When he resigned last week as part of a plea deal to avoid jail time and a criminal record, North Miami Beach Mayor George Vallejo may have saved himself at the expense of his city.
Vallejo didn't just embarrass the coastal community of 44,000 by admitting to campaign finance shenanigans and becoming its second consecutive mayor to face criminal charges. He also left behind a potential crisis that could cripple North Miami Beach's government and leave it unable to make basic financial decisions or pass legislation.
That's because Vallejo's downfall punctuated a tumultuous period in which the city has shed politicians faster than it can replace them. His exit followed the ouster of one commissioner booted for missing meetings and the resignation of another who left to work for North Bay Village — one of the few South Florida municipalities arguably more dysfunctional than North Miami Beach.
Though Vallejo says he tried to avoid the situation, his exodus leaves the city with only four of its seven commissioners standing — and laws require at least five commissioners in the same place and time in order to vote and conduct city business. And in order to name a new commissioner, those same city laws require that the City Commission meet and vote to appoint a new member.
See the problem?
Members of the city's legal staff, initially vexed by the situation, believed last week that they'd found a solution. Expecting the blessing of a judge, North Miami Beach lawyers planned to gather the four remaining commissioners at City Hall Monday evening and appoint a fifth member to serve until the next general election, saying old case law allows it.
But the city's baggage complicated those plans.
Before the city could move to appoint a fifth commissioner Monday, ousted commissioner Frantz Pierre asked a judge to block the proceedings, forcing the cancellation of the special meeting. His attorney, Benedict Kuehne, said in an interview that the planned meeting was "illegal."
Attempts to reach Kuehne and City Attorney Jose Smith after the hearing were unsuccessful Monday evening, so it was unclear exactly what happened in the courtroom. But Vice Mayor Beth Spiegel told people who showed up at City Hal to view the pending appointment and packed an auditorium that "the judge has taken it out of our hands."
"The judge has ruled that tonight’s hearing cannot go forward," she said.
Spiegel said there was a possibility "a settlement of sorts" would be reached with Pierre, enabling the city to hold a meeting on Tuesday and appoint a new commissioner. In the meantime, she asked anyone who was interested in being considered for the vacant seat to sign up with the city clerk. Roughly a dozen people lined up to put their names on the list.
Pierre — whom the Miami Herald has learned is himself under investigation but has yet to be charged in a public corruption probe separate from Vallejo's — already convinced one judge this year to stop the city from naming his replacement until his federal lawsuit seeking to force his reinstatement is decided.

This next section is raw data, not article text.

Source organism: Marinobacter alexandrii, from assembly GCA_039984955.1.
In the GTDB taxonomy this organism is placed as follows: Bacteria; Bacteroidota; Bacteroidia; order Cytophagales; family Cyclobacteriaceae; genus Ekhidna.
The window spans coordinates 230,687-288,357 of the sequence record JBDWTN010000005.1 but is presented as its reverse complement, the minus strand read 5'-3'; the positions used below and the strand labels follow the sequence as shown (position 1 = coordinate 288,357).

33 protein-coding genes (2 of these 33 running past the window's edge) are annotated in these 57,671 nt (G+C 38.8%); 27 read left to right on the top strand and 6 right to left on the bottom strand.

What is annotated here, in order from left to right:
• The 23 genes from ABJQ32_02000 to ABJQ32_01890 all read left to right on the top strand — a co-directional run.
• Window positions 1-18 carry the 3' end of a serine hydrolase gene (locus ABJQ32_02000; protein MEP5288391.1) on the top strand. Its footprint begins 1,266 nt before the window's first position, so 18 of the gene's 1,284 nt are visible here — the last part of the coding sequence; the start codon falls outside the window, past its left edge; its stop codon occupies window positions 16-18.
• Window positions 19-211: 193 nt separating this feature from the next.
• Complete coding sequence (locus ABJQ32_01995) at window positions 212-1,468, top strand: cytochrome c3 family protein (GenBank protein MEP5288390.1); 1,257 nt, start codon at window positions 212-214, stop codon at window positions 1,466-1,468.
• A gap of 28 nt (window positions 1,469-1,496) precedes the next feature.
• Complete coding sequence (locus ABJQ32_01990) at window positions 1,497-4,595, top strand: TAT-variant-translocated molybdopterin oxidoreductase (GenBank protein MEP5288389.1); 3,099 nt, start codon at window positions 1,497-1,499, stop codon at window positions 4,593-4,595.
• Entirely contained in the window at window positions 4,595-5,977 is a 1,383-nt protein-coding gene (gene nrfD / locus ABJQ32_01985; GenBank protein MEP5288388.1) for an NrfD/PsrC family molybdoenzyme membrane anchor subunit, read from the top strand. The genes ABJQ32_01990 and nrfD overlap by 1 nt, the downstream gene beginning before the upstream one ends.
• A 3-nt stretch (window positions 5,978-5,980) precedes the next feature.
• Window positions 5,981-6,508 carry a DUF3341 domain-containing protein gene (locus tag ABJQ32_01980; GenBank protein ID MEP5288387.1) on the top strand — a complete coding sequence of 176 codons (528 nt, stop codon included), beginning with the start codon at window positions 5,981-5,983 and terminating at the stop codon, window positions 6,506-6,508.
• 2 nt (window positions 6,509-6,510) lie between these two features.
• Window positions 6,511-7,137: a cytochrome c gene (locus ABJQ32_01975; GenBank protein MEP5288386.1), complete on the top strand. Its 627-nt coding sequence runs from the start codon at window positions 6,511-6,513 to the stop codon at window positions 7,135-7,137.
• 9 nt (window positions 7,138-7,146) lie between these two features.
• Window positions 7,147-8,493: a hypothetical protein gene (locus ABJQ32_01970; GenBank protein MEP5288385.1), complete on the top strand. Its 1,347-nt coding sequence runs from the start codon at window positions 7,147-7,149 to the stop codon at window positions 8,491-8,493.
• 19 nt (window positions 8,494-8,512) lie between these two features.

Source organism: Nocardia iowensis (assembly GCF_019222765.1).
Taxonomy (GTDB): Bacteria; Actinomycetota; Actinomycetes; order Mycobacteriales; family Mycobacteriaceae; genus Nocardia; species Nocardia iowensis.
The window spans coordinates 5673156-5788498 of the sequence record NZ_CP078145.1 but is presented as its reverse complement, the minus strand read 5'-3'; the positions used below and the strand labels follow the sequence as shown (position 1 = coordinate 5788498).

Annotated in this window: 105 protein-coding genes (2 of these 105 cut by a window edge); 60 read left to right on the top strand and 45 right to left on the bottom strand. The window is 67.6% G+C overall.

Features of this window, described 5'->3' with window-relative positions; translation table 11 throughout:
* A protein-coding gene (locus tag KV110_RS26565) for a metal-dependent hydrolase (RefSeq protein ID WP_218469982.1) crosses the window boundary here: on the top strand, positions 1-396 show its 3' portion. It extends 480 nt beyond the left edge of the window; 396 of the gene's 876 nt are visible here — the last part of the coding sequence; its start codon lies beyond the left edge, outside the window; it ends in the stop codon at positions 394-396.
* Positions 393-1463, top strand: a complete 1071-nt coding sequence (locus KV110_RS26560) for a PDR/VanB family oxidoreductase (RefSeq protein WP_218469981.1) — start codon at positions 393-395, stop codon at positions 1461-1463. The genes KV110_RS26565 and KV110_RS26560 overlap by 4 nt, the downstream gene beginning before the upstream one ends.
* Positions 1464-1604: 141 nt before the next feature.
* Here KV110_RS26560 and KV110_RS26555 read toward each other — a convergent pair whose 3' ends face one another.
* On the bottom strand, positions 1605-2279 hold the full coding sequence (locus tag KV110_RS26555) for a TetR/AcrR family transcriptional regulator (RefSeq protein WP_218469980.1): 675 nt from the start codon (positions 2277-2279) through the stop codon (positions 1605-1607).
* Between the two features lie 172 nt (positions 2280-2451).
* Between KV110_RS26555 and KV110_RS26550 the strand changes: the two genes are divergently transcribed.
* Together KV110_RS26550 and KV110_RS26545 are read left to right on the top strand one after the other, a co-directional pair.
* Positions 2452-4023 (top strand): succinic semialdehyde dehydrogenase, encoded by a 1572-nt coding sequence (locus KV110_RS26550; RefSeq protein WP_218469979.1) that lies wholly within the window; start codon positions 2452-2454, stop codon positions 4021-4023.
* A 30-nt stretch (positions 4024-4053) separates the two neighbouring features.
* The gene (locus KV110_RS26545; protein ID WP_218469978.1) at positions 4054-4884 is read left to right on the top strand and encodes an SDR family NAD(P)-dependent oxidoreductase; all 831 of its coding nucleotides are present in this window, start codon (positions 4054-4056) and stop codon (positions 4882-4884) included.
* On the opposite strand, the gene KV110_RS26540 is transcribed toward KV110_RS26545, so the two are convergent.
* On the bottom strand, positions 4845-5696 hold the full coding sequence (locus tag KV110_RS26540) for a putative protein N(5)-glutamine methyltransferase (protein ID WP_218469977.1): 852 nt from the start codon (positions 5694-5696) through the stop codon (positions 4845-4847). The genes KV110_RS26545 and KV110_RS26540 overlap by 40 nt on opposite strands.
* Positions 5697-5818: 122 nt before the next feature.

"Frantz Pierre is the fifth commissioner, still continues to serve and should be there at the meeting so they should have a legal meeting and can vote on a replacement" for resigned commissioner Marlen Martell, Kuehne said Sunday evening. "The failure to do that is frankly illegal and unconstitutional. I suspect the city attorney’s poor legal advice will come to haunt the city."
Vallejo told the Miami Herald Monday evening that he foresaw that his resignation would become problematic and tried to work with prosecutors to avoid the current crisis. He said he pushed months ago to appoint new commissioners, but couldn't get the necessary support to do so.
"The truth of the matter is I foresaw that [my] resignation would create a charter crisis and tried to avoid it by raising the issue with the State Attorney's Office and offering to work with them in any way to avoid it," Vallejo wrote in an email. "For whatever reason, they chose not to. "
Smith, whose office determined in January that Pierre automatically lost his job when a heart condition kept him from attending meetings in person for months, says the city is on solid legal footing. He says Pierre's absenteeism ran afoul of the city's charter and the city can't legally reinstate him.
In the meantime, Smith said Sunday that the city's plan to name a new commissioner was supported by Florida case law and unopposed by the county's elections department. He also said a judge had indicated support for the plan, which was laid out in an emergency lawsuit filed last week against the Miami-Dade Supervisor of Elections in order to legally establish the city's course of action.
"The Florida Supreme Court has held that when it is impossible to conduct the public’s business because of a lack of quorum, the City may take action, consistent with the Charter, to protect the health, safety and welfare of the residents," Smith wrote to commissioners last week. "If there is a challenge to the City’s actions, such challenge would be adjudicated in the pending case. The court will retain jurisdiction to resolve any dispute on an emergency basis."
Smith acknowledged that the situation is rare. He said his office needed more than 24 hours following Vallejo's resignation to determine a plan, partly because the Florida attorney general's office couldn't offer guidance and the governor's office wasn't comfortable appointing a new commissioner.
"It's very unique," Smith said.
Spiegel, who as vice mayor now assumes the duties of the mostly ceremonial mayor, said Sunday evening that she expected the city will have qualified people to choose from once they're able to make an appointment. What she can't say is when exactly that will be.
"Myself and the three remaining commissioners have every intent in operating in an honest and ethical manner and operating in the best interest of the city," she said. "We’re going to move the city forward."